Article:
Four Kinds of Morpheme

By Maeve Maddox

A useful definition of morpheme–good enough for most purposes–is “a minimal and indivisible morphological unit that cannot be analyzed into smaller units.”

This broad definition is adequate for most general discussions, but it’s possible to get more specific. Just for fun, here are four different kinds of morpheme.

allomorph or morph: any part of a word we want to talk about. A morph can be a whole word, like dog, a meaningful affix, like un- or -ness, or a part that has no meaning, but is separable, like the o in kissogram (a telegram delivered with a kiss, intended to amuse or embarrass the recipient.)

portmanteau morph: a single form which consists of two or more morphemes, but which cannot be divided neatly. For example, the verb crashed can be separated into the morphemes crash and -ed, but a word like sang, which consists of the stem sing and a past tense marker (the changed vowel), cannot be so divided.

empty morph: a piece of a word that does not contribute to its meaning, but is necessary to make it easily pronounceable. For example, the o in kissogram. (Linguists argue about something called a “null morpheme,” but as I’m not writing for linguists, I won’t go there.)

cranberry morpheme: a morpheme that occurs in only one word, like the cran in cranberry, the twi in twilight, and the -art in braggart.

Note on cran-, twi-, and -art:

cran-
The Cape Cod Cranberry Growers’ Association explains the cran in cranberry this way:

The name “cranberry” derives from the Pilgrim name for the fruit, “craneberry”, so called because the small, pink blossoms that appear in the spring resemble the head and bill of a Sandhill crane.

The OED entry tells us that the word cranberry was unknown to herbalists writing in the 16th and 17th centuries. They knew about cranberries, but they called them other names, such as marsh-whorts and fen-berries. The North American cranberry growers may have adopted the name from German immigrants. Low German has the forms krônbere, krones- or kronsbere, krônsbär, kranebere; all translate as “crane-berry.” British speakers adopted the word cranberry in the 18th century.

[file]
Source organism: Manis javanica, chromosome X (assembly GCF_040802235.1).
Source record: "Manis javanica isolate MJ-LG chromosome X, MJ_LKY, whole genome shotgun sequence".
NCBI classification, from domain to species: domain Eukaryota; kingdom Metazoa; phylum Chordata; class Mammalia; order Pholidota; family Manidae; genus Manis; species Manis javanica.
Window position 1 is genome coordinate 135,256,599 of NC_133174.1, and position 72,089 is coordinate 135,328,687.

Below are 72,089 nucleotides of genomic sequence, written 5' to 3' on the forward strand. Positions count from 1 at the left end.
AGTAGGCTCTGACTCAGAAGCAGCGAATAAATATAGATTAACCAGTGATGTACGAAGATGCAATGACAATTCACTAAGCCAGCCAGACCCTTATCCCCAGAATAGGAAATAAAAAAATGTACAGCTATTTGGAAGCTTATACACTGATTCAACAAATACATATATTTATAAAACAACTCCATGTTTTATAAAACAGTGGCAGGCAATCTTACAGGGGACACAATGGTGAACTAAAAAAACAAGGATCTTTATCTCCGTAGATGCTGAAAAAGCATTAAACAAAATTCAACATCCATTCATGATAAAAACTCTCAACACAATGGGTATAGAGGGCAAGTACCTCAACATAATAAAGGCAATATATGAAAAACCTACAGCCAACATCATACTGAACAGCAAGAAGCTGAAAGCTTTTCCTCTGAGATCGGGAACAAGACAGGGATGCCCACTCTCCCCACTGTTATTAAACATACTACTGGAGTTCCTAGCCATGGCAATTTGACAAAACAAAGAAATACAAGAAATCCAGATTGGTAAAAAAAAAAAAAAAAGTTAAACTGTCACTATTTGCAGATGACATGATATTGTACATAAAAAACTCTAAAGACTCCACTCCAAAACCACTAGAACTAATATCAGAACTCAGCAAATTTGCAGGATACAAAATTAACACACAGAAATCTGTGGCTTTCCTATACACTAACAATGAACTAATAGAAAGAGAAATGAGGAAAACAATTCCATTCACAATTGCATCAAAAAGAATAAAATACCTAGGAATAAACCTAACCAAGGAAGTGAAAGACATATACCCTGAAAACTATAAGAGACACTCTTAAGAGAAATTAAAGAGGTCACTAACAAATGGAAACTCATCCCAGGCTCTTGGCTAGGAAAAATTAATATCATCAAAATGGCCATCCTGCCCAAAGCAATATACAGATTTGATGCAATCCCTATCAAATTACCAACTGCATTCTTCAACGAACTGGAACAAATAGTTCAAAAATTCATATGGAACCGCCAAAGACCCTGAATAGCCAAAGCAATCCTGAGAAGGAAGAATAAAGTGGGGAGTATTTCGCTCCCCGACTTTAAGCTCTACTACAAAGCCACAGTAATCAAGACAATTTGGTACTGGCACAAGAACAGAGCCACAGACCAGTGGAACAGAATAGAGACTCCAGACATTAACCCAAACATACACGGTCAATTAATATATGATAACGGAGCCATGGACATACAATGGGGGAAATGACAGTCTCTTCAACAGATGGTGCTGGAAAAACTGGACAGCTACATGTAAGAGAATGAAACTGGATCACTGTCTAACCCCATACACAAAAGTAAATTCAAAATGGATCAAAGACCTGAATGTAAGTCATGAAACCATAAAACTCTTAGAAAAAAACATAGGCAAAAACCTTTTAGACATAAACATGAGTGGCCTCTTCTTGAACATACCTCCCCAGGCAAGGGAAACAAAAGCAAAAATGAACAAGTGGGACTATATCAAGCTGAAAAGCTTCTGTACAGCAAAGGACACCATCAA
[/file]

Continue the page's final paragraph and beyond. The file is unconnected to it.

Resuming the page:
twi-
This allomorph may also derive from German. Both High German and Low German have words that mean what twilight does. Middle High German has zwischenliecht, “tweenlight”; Low German has twêdustern, twêdunkern, literally “twi-dark.”

-art
This affix belongs to class of suffixes that turn a verb into a noun doer of the action. The spelling -ard at the end of words entered English from old French in such words as bastard, coward, mallard, and wizard. The -ard, sometimes spelled -art, became a formative of English derivatives with the sense of “one who does to excess, or one who does what is discreditable.” Examples of words in which –ard conveys the discreditable connotation include drunkard, laggard, and sluggard. Braggart is the only -art survivor in common use.

Click here to get access to 800+ interactive grammar exercises!


Share


3 Responses to “Four Kinds of Morpheme”

  • Dale A. Wood

    Speaking of words that end in “art”:
    “Bart” is the German word for “beard”, and the combining form “barba” means “bearded”. Hence the great German ruler Frederich Barbarosa was a man with a red beard – since “rosa” means red or pink in German.
    Hence the one whom we call “Frederick the Great” is “Frederick the red-bearded” in Germany, Austria, Prussia (formerly), etc.

    When Hitler in an act of insanity sent the Nazi German Army and the Luftwaffe east to invade the U.S.S.R., he called that invasion “Operation Barbarosa” in a reference to Frederick the Great.

    German has the word “Pink”, adopted from English, but German Pink is always what we call “hot pink” in English. In German, “Pink” is a noun and “pink” is an adjective, and the same applies to “Orange”, “Braun”, and all of the other colors.
    D.A.W.

  • venqax

    Interesting etymology, but the history above is WAY off. Frederick Barbarossa was a German king and Holy Roman Emperor in the 12th century. He fought in the 3rd Crusade and is the subject of the King Arthur-like sleeping warrior legend in Germany. He drowned in 1190. Frederick the Great, OTOH, was born 522 years later, in 1712, and was a Prussian king. He had nothing do with Barbarossa– though the Nazis did have Nazi-like affection for both characters, they were no more one-and-same as Julius Caesar the Roman, and Caesar Romero.

    The English word pink, BTW, comes from the Dutch word for the flower– also called a pink in English. The color of the flower is…um, one assumes…pink.

  • Dale A. Wood

    Who said that Frederick the Great did not have a red beard??
    I have read of this fact in several different sources.

    Maybe Frederick Barbarossa and Frederick the Great both had red beards. Maybe these sources were all wrong, but that is not my responsibility. Naturally, photography did not exist back in their time,
    and especially not color photography.

    Venqax the Fire Headed, you need to be less likely to criticize.
    As far as you know, there MIGHT have been seven different German (or Holy Roman) monarch who all had red beards.

    As far a Peter the Great is concerned, I have read that he ordered all of the Russian noblemen and army officers to be clean-shaven. I can only presume that the same rule applied to himself, but I don’t know.
    Once again, we do not have any photographs of him.
    How does he look in paintings.
    D.A.W.

Leave a comment: